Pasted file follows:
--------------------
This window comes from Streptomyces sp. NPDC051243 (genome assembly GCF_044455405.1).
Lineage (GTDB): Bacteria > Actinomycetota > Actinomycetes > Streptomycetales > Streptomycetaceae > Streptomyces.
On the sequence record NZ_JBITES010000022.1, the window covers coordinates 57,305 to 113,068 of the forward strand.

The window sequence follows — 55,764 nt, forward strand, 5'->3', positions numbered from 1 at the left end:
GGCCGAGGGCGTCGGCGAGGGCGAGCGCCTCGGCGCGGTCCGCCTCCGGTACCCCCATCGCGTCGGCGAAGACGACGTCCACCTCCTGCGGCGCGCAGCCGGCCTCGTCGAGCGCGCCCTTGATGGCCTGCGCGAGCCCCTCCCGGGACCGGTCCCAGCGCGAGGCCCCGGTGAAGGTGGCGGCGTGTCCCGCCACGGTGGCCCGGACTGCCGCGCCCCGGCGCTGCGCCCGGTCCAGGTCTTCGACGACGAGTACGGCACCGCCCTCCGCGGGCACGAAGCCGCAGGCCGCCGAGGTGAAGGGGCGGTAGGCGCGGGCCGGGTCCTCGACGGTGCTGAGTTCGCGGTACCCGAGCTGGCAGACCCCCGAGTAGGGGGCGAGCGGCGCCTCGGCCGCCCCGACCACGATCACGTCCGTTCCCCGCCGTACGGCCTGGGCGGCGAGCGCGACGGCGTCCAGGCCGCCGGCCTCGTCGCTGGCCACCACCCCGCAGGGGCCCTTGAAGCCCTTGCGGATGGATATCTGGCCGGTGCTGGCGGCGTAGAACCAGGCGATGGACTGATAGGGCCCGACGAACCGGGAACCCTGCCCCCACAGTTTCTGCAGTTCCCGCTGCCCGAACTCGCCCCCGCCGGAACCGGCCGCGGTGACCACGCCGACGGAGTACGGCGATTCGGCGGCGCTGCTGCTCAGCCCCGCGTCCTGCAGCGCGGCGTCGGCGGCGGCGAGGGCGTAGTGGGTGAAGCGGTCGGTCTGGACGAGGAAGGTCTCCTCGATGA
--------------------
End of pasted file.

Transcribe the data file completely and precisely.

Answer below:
This window comes from Streptomyces sp. NPDC051243 (genome assembly GCF_044455405.1).
Lineage (GTDB): Bacteria > Actinomycetota > Actinomycetes > Streptomycetales > Streptomycetaceae > Streptomyces.
On the sequence record NZ_JBITES010000022.1, the window covers coordinates 57,305 to 113,068 of the forward strand.

The window sequence follows — 55,764 nt, forward strand, 5'->3', positions numbered from 1 at the left end:
GGCCGAGGGCGTCGGCGAGGGCGAGCGCCTCGGCGCGGTCCGCCTCCGGTACCCCCATCGCGTCGGCGAAGACGACGTCCACCTCCTGCGGCGCGCAGCCGGCCTCGTCGAGCGCGCCCTTGATGGCCTGCGCGAGCCCCTCCCGGGACCGGTCCCAGCGCGAGGCCCCGGTGAAGGTGGCGGCGTGTCCCGCCACGGTGGCCCGGACTGCCGCGCCCCGGCGCTGCGCCCGGTCCAGGTCTTCGACGACGAGTACGGCACCGCCCTCCGCGGGCACGAAGCCGCAGGCCGCCGAGGTGAAGGGGCGGTAGGCGCGGGCCGGGTCCTCGACGGTGCTGAGTTCGCGGTACCCGAGCTGGCAGACCCCCGAGTAGGGGGCGAGCGGCGCCTCGGCCGCCCCGACCACGATCACGTCCGTTCCCCGCCGTACGGCCTGGGCGGCGAGCGCGACGGCGTCCAGGCCGCCGGCCTCGTCGCTGGCCACCACCCCGCAGGGGCCCTTGAAGCCCTTGCGGATGGATATCTGGCCGGTGCTGGCGGCGTAGAACCAGGCGATGGACTGATAGGGCCCGACGAACCGGGAACCCTGCCCCCACAGTTTCTGCAGTTCCCGCTGCCCGAACTCGCCCCCGCCGGAACCGGCCGCGGTGACCACGCCGACGGAGTACGGCGATTCGGCGGCGCTGCTGCTCAGCCCCGCGTCCTGCAGCGCGGCGTCGGCGGCGGCGAGGGCGTAGTGGGTGAAGCGGTCGGTCTGGACGAGGAAGGTCTCCTCGATGA